A: Smart factory is a concept that 100% needs to be included and next generation Gigafactories are already benefiting from it. Historically battery production was a disjointed process but we are seeing increasing levels of automation, which also requires a level of smart technology. The time spent in the formation, testing and ageing stage – often weeks, when it’s effectively a big storage facility generating significant energy costs – that’s something where smart technologies can help to make the process more efficient.
Q: What skillset or capability does the private sector lack most to match the demand for lithium-ion batteries, and how can academia support the industry to overcome this barrier?
A: [Peter] Cell designers.
[Jacqui] At the research end, the Faraday Institution is supporting and training over 130 PhD researchers through our research projects to pursue industrial or academic battery careers. In the manufacturing sectors, the Faraday Institution has been leading an effort for the Auto Council working in partnership with High Value Manufacturing Catapult and WMG to develop a National Skills Framework for Electrification. This Framework will facilitate the development of a common framework of knowledge, skills and behaviours for current and future training requirements by job type and skills level to meet demand driven by electrification of the automotive sector. It will also propel the development of modular training activity for which the content and delivery mechanism can be tailored to the needs of the individual depending on requirements such as skills level.
[Sam] I think the skillset that is missing most in the recycling sector is in understanding the safety aspects of handling and dismantling high-voltage battery packs. There is a gap in both people with the right skills and also the right training. Academia could help with this by developing new courses or modules to focus on these areas, specifically safety; I think there is also a place for technical training colleges as well to provide the practical skills.
Q: [for Jacqui Murray] Is the UKRI doing any work with aerospace? Most major aircraft manufacturers now have an E-Flight initiative, which could bring interesting opportunities.
A: Yes, aerospace can be seen as one of our most exciting areas in batteries – particularly right now with light aircraft applications and eVTOL. If you go to https://www.ukbatteriesnetwork.org/battery-systems-landscape-map and select by sector, 213 companies are registered. On the same knowledge hub, there is a report on the Battery Targets and Priorities across sectors including aerospace https://www.ukbatteriesnetwork.org/resources/reports/43.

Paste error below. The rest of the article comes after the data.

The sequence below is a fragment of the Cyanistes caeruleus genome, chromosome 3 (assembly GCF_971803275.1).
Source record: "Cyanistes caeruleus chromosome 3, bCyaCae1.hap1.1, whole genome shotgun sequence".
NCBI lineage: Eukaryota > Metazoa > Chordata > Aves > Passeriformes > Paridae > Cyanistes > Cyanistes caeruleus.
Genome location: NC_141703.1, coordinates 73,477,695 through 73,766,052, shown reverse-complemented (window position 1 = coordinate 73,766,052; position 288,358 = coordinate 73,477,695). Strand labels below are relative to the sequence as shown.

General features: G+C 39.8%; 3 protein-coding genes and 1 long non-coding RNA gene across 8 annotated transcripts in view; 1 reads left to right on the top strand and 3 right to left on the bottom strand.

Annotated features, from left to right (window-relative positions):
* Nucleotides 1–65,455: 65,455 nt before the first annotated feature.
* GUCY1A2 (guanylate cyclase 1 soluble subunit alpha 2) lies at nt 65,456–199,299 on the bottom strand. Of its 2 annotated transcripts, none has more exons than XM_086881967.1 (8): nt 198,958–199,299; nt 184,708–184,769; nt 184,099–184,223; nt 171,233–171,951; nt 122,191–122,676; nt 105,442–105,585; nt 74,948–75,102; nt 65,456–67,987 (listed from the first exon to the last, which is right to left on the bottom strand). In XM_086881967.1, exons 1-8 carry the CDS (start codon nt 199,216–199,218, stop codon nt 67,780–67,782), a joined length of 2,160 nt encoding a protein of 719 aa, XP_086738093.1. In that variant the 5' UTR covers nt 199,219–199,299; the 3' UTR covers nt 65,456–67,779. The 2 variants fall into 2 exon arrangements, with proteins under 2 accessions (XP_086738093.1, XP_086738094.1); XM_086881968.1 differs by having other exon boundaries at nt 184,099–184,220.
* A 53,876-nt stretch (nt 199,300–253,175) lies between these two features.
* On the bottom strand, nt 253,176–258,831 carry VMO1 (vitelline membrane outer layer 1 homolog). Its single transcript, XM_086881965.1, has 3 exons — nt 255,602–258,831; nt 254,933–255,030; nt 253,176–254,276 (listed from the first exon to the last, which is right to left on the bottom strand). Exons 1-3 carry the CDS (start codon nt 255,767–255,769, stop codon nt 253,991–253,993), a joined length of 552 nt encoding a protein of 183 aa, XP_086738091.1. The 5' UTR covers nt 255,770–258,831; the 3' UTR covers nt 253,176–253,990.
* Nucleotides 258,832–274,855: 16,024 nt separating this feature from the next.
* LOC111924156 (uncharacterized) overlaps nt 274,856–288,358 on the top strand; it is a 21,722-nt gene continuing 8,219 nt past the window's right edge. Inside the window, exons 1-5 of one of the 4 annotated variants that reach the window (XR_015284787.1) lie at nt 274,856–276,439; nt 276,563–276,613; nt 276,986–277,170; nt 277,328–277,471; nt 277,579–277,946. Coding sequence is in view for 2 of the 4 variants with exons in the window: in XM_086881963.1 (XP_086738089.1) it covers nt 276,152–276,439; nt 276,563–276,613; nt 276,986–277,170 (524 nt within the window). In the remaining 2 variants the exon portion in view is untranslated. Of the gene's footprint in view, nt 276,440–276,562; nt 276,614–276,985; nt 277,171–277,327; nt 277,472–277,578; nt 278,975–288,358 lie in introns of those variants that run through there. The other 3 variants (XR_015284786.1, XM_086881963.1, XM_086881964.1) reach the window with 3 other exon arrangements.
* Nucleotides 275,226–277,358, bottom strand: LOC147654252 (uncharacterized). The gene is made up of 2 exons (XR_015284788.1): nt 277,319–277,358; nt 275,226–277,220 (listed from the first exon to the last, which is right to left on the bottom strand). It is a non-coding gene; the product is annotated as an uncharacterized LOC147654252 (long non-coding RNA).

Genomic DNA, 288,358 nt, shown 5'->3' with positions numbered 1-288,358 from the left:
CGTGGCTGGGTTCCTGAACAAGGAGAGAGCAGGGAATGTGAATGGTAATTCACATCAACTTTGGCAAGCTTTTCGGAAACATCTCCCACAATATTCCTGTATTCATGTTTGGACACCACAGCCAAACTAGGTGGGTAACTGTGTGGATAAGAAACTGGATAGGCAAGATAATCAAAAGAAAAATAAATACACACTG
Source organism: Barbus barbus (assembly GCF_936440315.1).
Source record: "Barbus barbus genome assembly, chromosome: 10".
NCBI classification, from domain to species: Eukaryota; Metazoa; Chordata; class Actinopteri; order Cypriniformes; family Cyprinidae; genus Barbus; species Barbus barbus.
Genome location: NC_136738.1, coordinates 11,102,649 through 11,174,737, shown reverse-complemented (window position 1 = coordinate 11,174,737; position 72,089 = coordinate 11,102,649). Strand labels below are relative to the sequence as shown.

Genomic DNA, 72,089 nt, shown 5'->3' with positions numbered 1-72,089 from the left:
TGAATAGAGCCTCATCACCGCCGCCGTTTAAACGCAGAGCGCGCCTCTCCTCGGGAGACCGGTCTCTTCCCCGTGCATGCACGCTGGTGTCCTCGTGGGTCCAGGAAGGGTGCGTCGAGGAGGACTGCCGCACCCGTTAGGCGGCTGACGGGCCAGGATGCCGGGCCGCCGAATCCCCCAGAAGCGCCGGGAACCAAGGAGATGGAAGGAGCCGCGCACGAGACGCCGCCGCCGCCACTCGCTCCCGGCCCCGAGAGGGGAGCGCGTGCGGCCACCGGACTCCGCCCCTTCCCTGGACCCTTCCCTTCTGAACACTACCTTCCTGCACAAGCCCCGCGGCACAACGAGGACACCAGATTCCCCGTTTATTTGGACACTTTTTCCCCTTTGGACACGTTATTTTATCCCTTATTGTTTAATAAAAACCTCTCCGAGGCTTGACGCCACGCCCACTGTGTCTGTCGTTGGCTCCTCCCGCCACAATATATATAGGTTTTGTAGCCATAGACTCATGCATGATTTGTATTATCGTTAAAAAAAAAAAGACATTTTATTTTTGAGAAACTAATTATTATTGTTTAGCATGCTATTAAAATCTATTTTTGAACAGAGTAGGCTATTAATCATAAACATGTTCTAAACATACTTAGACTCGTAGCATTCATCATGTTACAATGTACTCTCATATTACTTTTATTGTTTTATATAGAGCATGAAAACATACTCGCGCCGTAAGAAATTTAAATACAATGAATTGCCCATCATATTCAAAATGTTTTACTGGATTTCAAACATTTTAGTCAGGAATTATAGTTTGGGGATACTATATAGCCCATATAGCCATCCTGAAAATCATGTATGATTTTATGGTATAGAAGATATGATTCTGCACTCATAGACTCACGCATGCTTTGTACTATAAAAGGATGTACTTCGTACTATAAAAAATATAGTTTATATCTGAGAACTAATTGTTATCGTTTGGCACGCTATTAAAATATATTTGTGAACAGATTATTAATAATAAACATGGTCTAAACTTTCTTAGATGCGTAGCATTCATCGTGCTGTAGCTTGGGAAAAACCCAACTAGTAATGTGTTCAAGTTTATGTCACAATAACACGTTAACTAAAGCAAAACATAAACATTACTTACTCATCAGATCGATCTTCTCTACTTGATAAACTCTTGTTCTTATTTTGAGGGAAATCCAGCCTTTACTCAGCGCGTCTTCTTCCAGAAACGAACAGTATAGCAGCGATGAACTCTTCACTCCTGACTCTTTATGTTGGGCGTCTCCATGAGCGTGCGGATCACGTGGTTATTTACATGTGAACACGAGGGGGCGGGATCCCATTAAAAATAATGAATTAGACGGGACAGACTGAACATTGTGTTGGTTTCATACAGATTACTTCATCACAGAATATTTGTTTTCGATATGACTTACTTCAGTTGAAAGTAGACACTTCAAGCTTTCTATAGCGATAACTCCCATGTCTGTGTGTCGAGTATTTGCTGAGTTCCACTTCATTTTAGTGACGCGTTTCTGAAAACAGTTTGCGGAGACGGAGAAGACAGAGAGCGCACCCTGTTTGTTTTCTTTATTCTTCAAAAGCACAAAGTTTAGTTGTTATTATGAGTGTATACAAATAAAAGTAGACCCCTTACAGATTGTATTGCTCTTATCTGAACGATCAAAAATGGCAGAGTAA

Q: [for Sam Haig] What is your view on the Global Battery Alliance (GBA)? They are leading some interesting activities to overcome the communication gap.
A: I think the GBA is great for bringing together stakeholders along the supply chain, and the Battery Passport is something that could have real benefits for informing efficient second life and recycling options at end of first life. I’d be keen to see more of these initiatives to bring more standardisation to battery communication, safety, and design principles. This all has to be underpinned by concrete conversations and actions by supply chain partners.
Q: [for Peter Rolton] How much funding is needed to finish the Gigafactory and who are the potential investors?
A: The headline number is £2.6bn, to finance the entire construction of the 30GWh plant in Cambois, Northumberland. We are working with Barclays on a series B that is attracting funds and other institutions. We are an ESG-centric business that is attracting a lot of positive attention from a myriad of large investors.
Q: [for Peter Rolton] What are the target customer OEMs in the UK and the world for batteries?
A: OEMs are our target customers. We are currently in advanced talks with all major automakers, in the U.K., Europe and globally.
Q: [for Peter Rolton] It is great to see that you are also looking for a supplier park, is it mainly around cell supply or module or pack?
A: Co-location will be across the supply chain. Battery manufacturing is an energy intensive process, so it makes perfect sense to co-locate on our prime site in Northumberland, which has ready availability to an abundance of renewable energy. Renewable, clean energy is imperative to battery cell manufacturing.
This was just the beginning of the conversation and we are currently exploring the best way to continue this and build upon the discussions had in the webinar. If you would like to discuss battery technology and how the UK needs to adapt in the transition to electrification, please contact us by writing to firstname.lastname@example.org.